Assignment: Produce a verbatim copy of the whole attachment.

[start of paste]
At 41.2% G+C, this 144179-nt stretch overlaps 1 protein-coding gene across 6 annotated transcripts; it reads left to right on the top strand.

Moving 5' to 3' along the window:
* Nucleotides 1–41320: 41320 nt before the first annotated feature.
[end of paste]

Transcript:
At 41.2% G+C, this 144179-nt stretch overlaps 1 protein-coding gene across 6 annotated transcripts; it reads left to right on the top strand.

Moving 5' to 3' along the window:
* Nucleotides 1–41320: 41320 nt before the first annotated feature.